Convergent Futures: Cities, Ecology, and Design

Brooklyn Bridge Park in Brooklyn, New York introduces ecological functionality into a highly urbanized environment. image: Michael Van Valkenburgh Associates project team: Michael Van Valkenburg Associates, Great Ecology
Brooklyn Bridge Park in Brooklyn, New York introduces ecological functionality into a highly urbanized environment.
image: Michael Van Valkenburgh Associates
project team: Michael Van Valkenburg Associates, Great Ecology

By 2050, an estimated 66% of the world’s human population will reside in urban areas. That number reflects a steady increase in urbanites from 1950 onward.

As our world becomes increasingly populated and urbanized, how we as designers plan for that growth will affect the health of the planet and its ecosystems. Too often, our urban landscape design solutions oversimplify or ignore the importance of habitat quality, quantity, and connectivity. We grasp the costs and benefits of green roofs, bioswales, urban forests, greenways, and other components of urban green infrastructure. We now need to integrate those strategies into a larger, more connected urban ecological framework.

Through understanding our past and present urban ecological conditions, we can better design for future functionality. The field of urban ecology examines the interactions between organisms and the urban environment – cities, towns, and suburbs. It studies the effects of structures like buildings, roads, culverts, and bridges on communities of organisms. Recent work such as Richard Forman’s Urban Ecology: Science of Cities and the studies completed by the University of Washington’s Urban Ecology Research Lab support a growing body of research and reference materials.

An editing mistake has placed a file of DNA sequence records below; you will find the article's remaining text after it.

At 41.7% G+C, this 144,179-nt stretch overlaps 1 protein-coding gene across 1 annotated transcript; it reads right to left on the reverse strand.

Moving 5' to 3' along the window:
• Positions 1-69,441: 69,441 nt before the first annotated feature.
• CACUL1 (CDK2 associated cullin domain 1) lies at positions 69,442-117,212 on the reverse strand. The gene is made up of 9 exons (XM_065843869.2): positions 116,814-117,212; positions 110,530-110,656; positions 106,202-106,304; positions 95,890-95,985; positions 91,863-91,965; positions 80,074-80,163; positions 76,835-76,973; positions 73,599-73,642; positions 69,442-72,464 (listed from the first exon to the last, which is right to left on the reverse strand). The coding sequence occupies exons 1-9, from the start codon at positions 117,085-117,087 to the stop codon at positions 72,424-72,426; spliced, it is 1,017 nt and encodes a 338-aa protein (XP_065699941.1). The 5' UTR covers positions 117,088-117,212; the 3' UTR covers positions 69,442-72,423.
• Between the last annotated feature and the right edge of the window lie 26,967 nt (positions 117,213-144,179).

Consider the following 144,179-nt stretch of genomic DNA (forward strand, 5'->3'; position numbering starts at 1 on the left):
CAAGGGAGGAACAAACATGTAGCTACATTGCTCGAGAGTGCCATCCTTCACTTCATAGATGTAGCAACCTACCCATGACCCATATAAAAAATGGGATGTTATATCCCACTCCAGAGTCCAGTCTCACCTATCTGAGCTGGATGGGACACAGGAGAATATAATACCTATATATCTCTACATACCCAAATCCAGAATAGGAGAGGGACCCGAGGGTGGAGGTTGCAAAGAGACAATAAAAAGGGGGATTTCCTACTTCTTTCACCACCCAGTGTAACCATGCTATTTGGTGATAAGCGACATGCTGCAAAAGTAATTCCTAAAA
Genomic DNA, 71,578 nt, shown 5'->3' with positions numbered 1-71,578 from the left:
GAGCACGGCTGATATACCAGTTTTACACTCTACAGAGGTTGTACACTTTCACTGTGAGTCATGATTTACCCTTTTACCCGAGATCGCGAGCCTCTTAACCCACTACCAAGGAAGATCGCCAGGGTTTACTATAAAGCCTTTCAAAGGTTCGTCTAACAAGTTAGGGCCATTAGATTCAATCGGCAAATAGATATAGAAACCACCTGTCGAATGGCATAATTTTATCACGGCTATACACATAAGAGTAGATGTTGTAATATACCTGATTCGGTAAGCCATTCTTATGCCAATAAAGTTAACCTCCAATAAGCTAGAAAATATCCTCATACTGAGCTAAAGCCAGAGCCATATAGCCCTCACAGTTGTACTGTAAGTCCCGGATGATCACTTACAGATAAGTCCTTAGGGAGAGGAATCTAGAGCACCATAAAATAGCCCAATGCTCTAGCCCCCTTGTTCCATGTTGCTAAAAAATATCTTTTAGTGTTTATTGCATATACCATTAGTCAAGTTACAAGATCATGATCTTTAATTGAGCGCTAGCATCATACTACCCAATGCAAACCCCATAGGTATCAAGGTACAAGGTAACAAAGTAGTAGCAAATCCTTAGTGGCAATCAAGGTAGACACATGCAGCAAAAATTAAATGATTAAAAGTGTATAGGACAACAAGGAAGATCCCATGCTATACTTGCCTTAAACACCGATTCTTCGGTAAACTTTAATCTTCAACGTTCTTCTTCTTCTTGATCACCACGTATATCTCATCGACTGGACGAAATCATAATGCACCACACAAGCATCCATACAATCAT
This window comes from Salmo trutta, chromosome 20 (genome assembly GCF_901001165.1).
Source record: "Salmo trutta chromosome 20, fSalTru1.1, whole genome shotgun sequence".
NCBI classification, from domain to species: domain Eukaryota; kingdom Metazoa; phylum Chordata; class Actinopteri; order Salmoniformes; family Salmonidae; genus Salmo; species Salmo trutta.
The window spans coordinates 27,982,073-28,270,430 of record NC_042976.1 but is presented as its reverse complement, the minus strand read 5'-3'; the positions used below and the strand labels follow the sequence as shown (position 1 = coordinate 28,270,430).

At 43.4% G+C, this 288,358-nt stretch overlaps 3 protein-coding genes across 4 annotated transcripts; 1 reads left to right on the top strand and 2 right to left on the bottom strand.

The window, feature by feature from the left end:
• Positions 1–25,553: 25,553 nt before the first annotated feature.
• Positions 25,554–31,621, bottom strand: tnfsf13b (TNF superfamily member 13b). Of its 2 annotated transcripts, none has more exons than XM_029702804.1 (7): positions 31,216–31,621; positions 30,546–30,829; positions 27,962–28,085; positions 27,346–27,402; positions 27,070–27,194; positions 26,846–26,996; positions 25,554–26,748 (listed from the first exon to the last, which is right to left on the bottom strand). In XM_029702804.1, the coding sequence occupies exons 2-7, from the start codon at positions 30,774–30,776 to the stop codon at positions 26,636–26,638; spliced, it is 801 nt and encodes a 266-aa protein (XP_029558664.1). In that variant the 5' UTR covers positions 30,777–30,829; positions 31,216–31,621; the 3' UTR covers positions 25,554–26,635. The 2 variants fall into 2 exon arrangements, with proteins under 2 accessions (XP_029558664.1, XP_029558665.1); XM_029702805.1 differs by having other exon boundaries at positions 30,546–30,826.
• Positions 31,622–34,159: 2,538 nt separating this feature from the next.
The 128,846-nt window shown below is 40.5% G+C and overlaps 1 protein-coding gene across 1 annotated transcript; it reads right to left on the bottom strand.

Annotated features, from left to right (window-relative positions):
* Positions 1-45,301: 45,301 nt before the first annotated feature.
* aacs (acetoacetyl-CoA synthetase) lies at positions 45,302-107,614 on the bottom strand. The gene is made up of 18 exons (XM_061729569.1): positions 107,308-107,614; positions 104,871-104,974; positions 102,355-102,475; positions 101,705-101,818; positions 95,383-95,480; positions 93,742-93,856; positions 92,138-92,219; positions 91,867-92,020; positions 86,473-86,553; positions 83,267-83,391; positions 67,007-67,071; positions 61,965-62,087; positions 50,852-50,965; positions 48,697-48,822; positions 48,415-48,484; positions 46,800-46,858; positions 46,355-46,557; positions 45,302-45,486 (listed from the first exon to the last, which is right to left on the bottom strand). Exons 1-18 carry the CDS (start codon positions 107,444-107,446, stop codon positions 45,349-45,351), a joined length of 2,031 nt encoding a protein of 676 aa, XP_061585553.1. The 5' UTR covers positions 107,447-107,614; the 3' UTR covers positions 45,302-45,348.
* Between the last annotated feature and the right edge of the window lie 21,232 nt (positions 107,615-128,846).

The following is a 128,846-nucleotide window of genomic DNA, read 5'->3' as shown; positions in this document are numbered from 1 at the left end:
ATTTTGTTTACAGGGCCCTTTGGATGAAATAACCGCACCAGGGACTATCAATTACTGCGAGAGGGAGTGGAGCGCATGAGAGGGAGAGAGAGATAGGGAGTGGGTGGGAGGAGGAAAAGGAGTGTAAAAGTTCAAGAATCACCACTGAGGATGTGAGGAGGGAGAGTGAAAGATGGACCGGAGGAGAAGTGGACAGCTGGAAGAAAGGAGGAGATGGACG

A restored tidal salt marsh on Randall’s Island in New York provides habitat and water quality benefits in an urban setting. image: Great Ecology project team: RGR Landscape, Great Ecology
A restored tidal salt marsh on Randall’s Island in New York provides habitat and water quality benefits in an urban setting.
image: Great Ecology
project team: RGR Landscape, Great Ecology

Expectations regarding potential ecological functionality within the urban context should be tempered by the constraints inherent to the urban environment. Cities will never function like vast expanses of pristine wilderness. Fragmented by concrete, asphalt, and steel, they hold limited potential as habitat for large animal species and contiguous native plant communities. An incremental increase in plant diversity, habitat connectivity, and small mammals, birds, and aquatic species may prove more feasible within the urban context.  Our urban ecological design solutions should be ambitious, yet realistic, and should accommodate the inevitable need for adaptation and adjustment.

The Corktown Common integrates stormwater management, habitat features, and public access on a former industrial site along the Don River in Toronto. image: Great Ecology project team: Michael Van Valkenburgh Associates, Great Ecology
The Corktown Common integrates stormwater management, habitat features, and public access on a former industrial     site along the Don River in Toronto.
image: Great Ecology
project team: Michael Van Valkenburgh Associates, Great Ecology

Landscape architects are well positioned to dissolve the perceived boundaries between the urban and the ecological.  I invite and challenge you to get inspired, to do your homework, understand your local urban ecosystems, and design for a more functional urban environment. In 2050, a projected 9.5 billion people and countless other species will appreciate your foresight.

by Chris Loftus, RLA, ASLA, Ecology & Restoration PPN Officer

One thought on “Convergent Futures: Cities, Ecology, and Design

  1. ecosentido March 13, 2015 / 1:31 pm

    Reblogged this on Ecosentido and commented:
    Habitar nuestro habitat

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